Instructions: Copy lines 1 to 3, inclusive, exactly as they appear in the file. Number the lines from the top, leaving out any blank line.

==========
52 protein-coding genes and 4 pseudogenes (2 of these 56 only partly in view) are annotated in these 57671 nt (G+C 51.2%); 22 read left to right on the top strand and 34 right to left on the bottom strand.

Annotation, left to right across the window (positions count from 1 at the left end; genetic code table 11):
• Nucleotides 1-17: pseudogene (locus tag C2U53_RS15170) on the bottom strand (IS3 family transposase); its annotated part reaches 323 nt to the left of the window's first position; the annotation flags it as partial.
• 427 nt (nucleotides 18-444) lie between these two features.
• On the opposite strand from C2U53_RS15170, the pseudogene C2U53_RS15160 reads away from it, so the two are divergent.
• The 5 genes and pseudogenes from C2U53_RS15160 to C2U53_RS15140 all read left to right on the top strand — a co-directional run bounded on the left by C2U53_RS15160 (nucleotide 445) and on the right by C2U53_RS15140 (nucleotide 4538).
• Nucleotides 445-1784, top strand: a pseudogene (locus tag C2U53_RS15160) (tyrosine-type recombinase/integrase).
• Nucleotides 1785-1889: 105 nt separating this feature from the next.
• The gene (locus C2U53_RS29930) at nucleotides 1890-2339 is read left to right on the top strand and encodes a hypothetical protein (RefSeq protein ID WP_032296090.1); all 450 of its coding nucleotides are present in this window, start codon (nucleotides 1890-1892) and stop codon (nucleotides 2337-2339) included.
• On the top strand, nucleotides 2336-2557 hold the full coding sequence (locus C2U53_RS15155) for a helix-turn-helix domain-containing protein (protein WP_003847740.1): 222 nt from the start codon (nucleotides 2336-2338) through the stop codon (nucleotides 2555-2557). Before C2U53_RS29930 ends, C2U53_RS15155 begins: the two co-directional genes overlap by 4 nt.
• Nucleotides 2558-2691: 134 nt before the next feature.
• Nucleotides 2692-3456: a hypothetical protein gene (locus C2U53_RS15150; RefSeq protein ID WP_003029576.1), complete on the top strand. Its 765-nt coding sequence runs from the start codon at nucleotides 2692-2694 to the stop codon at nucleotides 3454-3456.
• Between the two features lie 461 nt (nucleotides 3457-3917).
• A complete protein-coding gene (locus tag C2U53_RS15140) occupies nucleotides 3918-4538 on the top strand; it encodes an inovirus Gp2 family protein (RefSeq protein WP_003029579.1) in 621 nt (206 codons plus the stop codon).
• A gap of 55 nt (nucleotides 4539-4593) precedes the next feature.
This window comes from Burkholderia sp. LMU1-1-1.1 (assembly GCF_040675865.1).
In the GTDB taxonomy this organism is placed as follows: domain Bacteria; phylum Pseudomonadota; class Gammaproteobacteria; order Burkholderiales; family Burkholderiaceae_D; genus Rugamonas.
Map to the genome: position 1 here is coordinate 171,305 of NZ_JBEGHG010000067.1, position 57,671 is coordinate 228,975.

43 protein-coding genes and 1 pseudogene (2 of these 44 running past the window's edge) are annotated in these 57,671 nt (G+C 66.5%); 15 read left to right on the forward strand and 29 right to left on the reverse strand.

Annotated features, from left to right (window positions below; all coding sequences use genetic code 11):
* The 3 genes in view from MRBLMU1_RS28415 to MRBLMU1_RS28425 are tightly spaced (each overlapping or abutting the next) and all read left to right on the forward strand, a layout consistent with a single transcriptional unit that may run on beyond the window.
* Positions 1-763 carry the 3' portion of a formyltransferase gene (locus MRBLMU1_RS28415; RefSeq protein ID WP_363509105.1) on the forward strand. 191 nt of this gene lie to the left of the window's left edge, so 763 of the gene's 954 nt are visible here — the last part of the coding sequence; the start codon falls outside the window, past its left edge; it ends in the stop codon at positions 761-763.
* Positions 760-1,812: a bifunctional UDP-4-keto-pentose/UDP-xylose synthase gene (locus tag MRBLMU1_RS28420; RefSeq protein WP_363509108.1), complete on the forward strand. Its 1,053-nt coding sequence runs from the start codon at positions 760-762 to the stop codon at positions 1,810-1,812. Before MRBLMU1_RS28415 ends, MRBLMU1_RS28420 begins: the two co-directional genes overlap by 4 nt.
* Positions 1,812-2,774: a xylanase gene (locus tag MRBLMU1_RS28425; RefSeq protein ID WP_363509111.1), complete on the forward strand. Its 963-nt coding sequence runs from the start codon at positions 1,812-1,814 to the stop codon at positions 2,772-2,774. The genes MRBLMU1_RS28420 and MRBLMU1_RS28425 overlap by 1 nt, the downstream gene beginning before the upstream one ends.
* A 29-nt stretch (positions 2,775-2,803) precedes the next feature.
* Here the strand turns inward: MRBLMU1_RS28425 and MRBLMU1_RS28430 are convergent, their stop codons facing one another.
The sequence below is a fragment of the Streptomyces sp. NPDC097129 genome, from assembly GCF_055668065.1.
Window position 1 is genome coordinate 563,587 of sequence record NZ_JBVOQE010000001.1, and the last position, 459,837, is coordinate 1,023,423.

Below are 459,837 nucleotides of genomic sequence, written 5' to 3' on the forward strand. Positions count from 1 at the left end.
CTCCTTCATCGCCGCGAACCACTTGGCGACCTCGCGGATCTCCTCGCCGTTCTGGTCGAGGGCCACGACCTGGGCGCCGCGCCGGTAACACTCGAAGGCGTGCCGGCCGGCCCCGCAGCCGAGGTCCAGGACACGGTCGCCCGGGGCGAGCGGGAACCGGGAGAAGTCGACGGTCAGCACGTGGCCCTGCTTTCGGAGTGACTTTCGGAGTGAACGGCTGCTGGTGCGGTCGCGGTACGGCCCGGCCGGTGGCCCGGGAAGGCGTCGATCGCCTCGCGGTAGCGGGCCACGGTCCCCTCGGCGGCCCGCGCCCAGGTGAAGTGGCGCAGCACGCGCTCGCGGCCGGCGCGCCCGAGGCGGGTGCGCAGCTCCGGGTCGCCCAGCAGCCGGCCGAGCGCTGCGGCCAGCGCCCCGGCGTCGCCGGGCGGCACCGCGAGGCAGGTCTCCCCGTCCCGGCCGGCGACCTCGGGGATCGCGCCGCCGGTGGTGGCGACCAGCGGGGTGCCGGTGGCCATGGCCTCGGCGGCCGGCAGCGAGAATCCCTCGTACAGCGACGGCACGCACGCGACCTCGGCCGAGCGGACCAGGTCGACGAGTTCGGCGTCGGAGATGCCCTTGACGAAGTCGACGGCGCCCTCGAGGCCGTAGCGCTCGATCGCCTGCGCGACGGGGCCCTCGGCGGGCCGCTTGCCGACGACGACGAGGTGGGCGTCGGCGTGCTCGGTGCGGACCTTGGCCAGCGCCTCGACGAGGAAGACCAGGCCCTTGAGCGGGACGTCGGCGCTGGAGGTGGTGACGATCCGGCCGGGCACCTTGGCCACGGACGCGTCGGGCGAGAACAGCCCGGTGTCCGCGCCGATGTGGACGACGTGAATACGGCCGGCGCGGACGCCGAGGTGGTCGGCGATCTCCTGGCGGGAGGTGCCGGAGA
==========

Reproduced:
52 protein-coding genes and 4 pseudogenes (2 of these 56 only partly in view) are annotated in these 57671 nt (G+C 51.2%); 22 read left to right on the top strand and 34 right to left on the bottom strand.

Annotation, left to right across the window (positions count from 1 at the left end; genetic code table 11):
• Nucleotides 1-17: pseudogene (locus tag C2U53_RS15170) on the bottom strand (IS3 family transposase); its annotated part reaches 323 nt to the left of the window's first position; the annotation flags it as partial.